Before the coming of Jesus Christ, Pentecost was a Jewish celebration held fifty days after Passover. However, in the New Testament book of Acts, Pentecost came to be associated with something entirely different.
Following the crucifixion of Jesus Christ, his disciples were downtrodden and dejected. They had expected the Messiah to conquer their enemies and elevate them to places of honor. Instead, the Roman government, motivated by a large part of the Jewish population, had put Jesus to death. All their hopes seemed to have been dashed. They slipped into hiding, possibly fearing that they too might face death if caught.
Nevertheless, the resurrected Jesus appeared to the disciples to reassure them that not all was lost, that what He had promised would come to pass, and that, although he must leave them, he would send the Holy Spirit to them:
“And I will ask the Father, and he will give you another Helper, to be with you forever…the Helper, the Holy Spirit, whom the Father will send in my name, he will teach you all things and bring to your remembrance all that I have said to you.” (John 14:15-16, 26 ESV)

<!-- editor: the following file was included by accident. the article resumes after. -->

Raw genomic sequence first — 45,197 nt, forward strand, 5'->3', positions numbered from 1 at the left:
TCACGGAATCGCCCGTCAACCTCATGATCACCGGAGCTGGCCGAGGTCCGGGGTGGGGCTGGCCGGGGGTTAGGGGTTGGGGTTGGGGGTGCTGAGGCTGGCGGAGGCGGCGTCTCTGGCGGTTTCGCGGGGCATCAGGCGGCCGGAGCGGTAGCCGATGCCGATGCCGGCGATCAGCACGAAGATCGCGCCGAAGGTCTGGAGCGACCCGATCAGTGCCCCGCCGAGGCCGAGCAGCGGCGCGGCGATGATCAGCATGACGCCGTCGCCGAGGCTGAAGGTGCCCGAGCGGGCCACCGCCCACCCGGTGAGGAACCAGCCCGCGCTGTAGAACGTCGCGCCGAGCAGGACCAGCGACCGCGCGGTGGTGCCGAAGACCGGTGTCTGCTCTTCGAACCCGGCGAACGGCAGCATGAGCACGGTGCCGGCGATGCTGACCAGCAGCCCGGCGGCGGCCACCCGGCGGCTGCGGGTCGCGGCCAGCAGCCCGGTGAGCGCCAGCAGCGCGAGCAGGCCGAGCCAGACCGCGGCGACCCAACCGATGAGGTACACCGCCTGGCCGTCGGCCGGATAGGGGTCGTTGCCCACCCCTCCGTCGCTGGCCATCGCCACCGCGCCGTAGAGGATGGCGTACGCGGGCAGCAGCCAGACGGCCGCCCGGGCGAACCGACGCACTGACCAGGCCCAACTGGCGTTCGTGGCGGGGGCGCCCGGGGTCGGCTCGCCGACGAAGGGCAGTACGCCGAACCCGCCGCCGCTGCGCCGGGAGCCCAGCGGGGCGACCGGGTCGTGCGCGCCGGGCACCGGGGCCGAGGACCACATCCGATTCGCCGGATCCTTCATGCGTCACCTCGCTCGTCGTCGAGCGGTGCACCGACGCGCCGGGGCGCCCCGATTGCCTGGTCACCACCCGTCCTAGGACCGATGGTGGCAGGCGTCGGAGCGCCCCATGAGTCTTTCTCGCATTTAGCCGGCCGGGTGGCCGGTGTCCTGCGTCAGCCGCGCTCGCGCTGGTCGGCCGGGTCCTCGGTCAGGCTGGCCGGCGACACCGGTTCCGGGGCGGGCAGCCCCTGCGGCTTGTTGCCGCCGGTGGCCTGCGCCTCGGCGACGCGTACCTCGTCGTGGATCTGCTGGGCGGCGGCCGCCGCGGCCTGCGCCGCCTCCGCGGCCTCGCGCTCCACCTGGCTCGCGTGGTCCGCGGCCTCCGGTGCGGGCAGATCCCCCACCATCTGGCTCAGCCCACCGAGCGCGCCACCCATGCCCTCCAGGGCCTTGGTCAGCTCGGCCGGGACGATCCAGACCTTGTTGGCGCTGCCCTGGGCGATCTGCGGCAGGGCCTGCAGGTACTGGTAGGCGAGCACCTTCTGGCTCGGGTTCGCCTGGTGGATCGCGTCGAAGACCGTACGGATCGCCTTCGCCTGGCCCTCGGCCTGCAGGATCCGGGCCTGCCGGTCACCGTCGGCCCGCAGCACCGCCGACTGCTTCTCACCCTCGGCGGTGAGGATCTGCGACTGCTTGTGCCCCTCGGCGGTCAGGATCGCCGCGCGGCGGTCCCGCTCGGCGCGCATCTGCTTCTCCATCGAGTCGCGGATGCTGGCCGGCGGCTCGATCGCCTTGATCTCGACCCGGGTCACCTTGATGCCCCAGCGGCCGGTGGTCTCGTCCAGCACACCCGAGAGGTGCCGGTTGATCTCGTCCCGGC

The Holy Spirit would not only be “with them”, but would actually be “in them”. Although Jesus must leave them, they would never be alone. The Spirit of God would be their ever-present companion and source of strength.
The fulfillment of Jesus’ promise is recorded in the New Testament book of Acts (Acts 2:2-4 ESV). The disciples were gathered together when a tangible manifestation of the Holy Spirit appeared and rested on each one of them. In one instant, these men went from being scared, powerless recluses to confident, motivated preachers of the Gospel of Jesus Christ.
In Acts 2 verse five, we read of the boldness with which these men confronted their culture. The abrupt change in the disciple’s demeanor, and the miraculous signs that accompanied the coming of the Holy Spirit, led some observers to accuse Jesus’ disciples of being drunk. However, Peter assured the crowd that they were not drunk, but that something wonderful and powerful was happening in their midst. He then went on to preach one of the most powerful messages recorded in the Bible. This preaching resulted in the fact that around three thousand people believed the message of the Gospel and gave their lives to God.
This same power is active in the believer today. The Holy Spirit lives in the Christian and, among other things, provides comfort, strength, and wisdom for living a holy life. The Christian must never believe that he or she can live the Christian life without the indwelling presence of the Holy Spirit. Without the living God’s power energizing us, we will inevitably stumble and fall. There can be no victorious living without a complete trust in the one who gave us life in the first place.
Whenever believers feel like giving up, whenever sin or temptation seems to be stronger than our resolve, we can recall the events of the church’s first Pentecost. We can know that the same powerful, loving Holy Spirit lives our hearts, filling each and every one of us with His love, comfort, and power.